When I was packing for the Corry Reunion, we were enduring a record-breaking heatwave in Cache Valley. Come to think of it, we'd had unseasonably high temperatures and low rains throughout the whole state, resulting in wildfires throughout the state, which resulted in campfire restrictions/bans throughout the state.
So, with that in mind . . .
You'll remember the mammoth mountain of stuff that I assembled for the reunion, right? Well, let's just say that there weren't a whole lot of coats or blankets in that pile. In fact, Eric didn't have a long sleeve shirt at all. Heather had a few, I had two. We brought three sleeping bags, one small Heather-sized blanket, and one larger adult-sized blanket. We also brought swimsuits, shorts, short sleeved shirts, and flip-flops.
Most of that last bunch never made it out of the bag. :)
It took us about 6 hours to get from home sweet home to Corryland sweet Corryland . . .
but once we arrived, our joy was unbounded!
That night, after supper we celebrated the birthday of my Uncle Steve. Uncle Steve has had a rough year health-wise, so it was a treat to see him looking so healthy and so happy. I also got a kick out of the specialized birthday cake my aunt ordered for him. Those Corry boys. Dodger fans through and through.
After dinner, there was time for some playing around, as usual. We had a girls against boys teeter-totter time. Ty was supremely confident, (and they won . . . )
But we girls definitely had a better time.
You might remember that I was in charge of a breakfast for the whole gang (of 120+ people). It was to be held the first morning of the reunion, or roughly 12 hours from the time of the great teeter-totter match. After many e-mails with my committee (which was primarily made up of my parents and siblings, with a few aunts & uncles & and cousins thrown in), we determined that we would serve French Toast and biscuits and gravy, along with bacon, fruit, and drinks.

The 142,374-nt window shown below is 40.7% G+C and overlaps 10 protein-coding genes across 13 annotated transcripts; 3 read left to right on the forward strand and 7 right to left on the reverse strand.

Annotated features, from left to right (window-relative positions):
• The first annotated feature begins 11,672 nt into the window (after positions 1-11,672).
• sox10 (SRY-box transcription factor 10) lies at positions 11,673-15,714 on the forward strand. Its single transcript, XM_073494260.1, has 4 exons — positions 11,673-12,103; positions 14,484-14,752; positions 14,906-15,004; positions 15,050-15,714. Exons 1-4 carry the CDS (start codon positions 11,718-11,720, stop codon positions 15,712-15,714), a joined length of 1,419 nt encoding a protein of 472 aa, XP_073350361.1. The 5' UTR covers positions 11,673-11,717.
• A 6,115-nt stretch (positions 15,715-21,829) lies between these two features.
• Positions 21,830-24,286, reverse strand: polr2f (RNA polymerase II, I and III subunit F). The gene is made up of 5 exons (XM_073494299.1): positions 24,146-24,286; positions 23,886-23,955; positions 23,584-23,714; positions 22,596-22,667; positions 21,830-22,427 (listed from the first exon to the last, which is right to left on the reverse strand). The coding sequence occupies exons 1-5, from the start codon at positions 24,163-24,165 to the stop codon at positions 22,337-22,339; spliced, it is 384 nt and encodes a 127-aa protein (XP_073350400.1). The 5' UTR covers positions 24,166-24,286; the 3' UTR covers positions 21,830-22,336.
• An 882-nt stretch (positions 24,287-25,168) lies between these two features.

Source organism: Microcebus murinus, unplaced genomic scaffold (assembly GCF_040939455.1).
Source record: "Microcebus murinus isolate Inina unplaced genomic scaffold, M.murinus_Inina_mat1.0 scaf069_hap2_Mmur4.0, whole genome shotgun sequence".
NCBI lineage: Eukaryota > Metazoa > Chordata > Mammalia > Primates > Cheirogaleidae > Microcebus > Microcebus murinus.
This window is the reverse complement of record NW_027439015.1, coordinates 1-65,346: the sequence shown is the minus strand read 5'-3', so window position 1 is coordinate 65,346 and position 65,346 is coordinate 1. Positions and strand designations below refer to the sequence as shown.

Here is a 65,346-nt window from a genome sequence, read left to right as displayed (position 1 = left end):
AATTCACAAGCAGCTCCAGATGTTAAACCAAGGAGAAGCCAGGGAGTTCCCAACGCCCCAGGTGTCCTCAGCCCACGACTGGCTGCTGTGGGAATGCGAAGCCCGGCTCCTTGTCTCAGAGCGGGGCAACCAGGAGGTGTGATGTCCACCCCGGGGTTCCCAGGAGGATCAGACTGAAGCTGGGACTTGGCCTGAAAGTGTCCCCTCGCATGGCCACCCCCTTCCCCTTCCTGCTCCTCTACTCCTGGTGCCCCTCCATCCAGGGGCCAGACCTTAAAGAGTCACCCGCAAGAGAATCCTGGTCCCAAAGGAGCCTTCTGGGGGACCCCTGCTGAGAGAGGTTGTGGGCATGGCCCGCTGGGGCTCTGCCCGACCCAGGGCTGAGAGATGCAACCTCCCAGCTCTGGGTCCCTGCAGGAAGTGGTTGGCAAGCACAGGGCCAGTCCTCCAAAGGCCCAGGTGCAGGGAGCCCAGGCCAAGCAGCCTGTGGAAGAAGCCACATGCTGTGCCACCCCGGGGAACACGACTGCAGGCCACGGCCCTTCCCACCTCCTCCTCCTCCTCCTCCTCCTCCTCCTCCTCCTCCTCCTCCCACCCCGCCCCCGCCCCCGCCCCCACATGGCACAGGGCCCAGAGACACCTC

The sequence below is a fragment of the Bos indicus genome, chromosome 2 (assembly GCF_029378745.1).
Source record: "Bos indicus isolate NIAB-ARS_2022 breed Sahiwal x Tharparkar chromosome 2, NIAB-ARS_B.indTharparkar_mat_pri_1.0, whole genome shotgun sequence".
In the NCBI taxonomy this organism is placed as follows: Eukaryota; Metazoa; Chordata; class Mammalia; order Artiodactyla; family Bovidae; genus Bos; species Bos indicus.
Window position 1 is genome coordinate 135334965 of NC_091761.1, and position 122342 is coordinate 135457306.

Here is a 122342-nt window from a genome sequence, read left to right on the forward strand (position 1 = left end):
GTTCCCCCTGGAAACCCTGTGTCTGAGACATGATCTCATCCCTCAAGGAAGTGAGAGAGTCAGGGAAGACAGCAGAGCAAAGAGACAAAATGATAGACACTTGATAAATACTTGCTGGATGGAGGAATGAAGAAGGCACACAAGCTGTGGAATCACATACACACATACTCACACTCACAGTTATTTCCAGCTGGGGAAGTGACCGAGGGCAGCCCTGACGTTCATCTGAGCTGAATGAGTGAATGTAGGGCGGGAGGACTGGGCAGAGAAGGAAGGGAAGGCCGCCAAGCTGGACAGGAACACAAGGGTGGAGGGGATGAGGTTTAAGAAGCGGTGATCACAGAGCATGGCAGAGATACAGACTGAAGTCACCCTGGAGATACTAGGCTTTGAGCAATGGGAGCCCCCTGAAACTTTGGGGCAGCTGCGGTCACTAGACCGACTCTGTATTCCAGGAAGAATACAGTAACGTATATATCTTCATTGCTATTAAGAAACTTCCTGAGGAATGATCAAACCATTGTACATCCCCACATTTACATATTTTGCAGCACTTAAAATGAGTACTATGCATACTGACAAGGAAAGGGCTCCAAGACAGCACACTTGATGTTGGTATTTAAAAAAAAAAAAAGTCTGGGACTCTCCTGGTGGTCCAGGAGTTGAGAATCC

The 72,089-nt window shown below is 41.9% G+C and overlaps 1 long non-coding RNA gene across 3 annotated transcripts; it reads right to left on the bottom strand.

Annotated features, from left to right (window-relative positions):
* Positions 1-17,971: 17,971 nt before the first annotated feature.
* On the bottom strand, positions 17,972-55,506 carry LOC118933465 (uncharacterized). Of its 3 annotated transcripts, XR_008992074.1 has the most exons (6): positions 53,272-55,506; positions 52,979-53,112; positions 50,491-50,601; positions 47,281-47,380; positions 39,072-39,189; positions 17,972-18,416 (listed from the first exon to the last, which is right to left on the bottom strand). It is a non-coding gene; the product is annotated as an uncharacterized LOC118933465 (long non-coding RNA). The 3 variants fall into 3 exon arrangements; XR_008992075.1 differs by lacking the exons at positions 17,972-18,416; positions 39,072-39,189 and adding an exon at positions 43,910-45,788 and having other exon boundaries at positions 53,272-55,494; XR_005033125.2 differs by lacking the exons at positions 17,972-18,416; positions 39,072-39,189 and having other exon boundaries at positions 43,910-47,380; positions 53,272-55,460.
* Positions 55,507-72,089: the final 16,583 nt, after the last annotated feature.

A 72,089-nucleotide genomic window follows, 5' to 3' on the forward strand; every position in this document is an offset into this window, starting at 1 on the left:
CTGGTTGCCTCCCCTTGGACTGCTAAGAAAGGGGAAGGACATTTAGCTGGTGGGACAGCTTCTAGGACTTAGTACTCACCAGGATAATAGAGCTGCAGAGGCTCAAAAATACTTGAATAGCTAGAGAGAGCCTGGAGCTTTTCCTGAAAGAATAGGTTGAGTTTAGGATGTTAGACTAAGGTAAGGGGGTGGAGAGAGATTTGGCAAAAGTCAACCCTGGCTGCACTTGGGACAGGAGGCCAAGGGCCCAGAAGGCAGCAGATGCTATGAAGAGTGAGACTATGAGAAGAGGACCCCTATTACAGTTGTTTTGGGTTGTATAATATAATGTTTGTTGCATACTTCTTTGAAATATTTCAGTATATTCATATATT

Unfortunately, we found that, due to a lack of communication, we had lots of bread, lots of eggs, lots (and LOTS) of bacon, lots of biscuits, and no gravy. Luckily, some quick thinking, a semi-miraculous pocket of cell phone coverage, and an indulgent brother who while nearly on the mountain, saw fit to turn around, head back to Cedar City and pick up a bunch of gravy packets, solved the problem and breakfast was saved.
But not before Jacob remarked (teasingly) that if we were on Celebrity Apprentice together, he would definitely be "throwing me under the bus" as project manager for my lack of following-up. He was right of course. I obviously need to take my meal chairmanship more seriously. We had a good laugh, all the same.
Bright and early the next morning we were cooking french toast, biscuits, gravy, and bacon,
as well as fancy schmancy strawberry glaze for the french toast.
We fed the starving hordes, and then these amazing four kids washed almost all the dishes. We're talking hundreds of forks, knives, and spoons, pots, pans, bowls, you name it. It was a mammoth job, and they did it with smiles all around. I was totally impressed.
With our big meal over, it was time to chill out, relax, and enjoy the rest of the reunion.
So naturally, it started raining.
It rained all afternoon,
and all evening,
and throughout the night,
and the next morning.
Forced to stay under the pavilion (thank heaven for that pavilion!) with nothing but ourselves for company and my camera for entertainment, we resorted to a photoshoot of all who where willing to indulge us.
|This is Eric's "I'm cold and wet and tired and I want to go home, but I'm toughing it out 'cuz that's the kind of man I am" face.|
Finally, in an absolute first in the 33 years that I've been attending the reunion, we all determined that it was time to call it quits. Those that were in charge of the final meal of the reunion announced that it would be moved to the Cedar City backyard of one of my cousins, and we all scurried around to break camp.
But wait! Ending the reunion before the horseshoe tournament is fully complete? Blasphemy!!
So, we sat in the sprinkling rain while the men tossed mud-covered horseshoes into one mud pit and then the other, until a winning pair was crowned. I don't even remember who the winners were, but I may never forget how first my dad, and then my brother lugged a pail of water from one pit to the other, so that the players could wash off most of the mud from their horseshoes. Dedication man, that's dedication. (and a little bit of silliness, right??)
|I know that this picture makes that look like dry dirt, but trust me. That's muddy muddy muddy mud. |
After all that, we packed a bunch of muddy wet clothes into the trunk, packed the kids in the car, and headed down the mountain. Heather and Jane were thrilled to be able to spend more time together. I was thrilled to be dry.
All in all, not the reunion I had envisioned or planned for, but even so, three days of fun, food, laughter and lots and lots of family. What can rain do to destroy that? Not a single thing.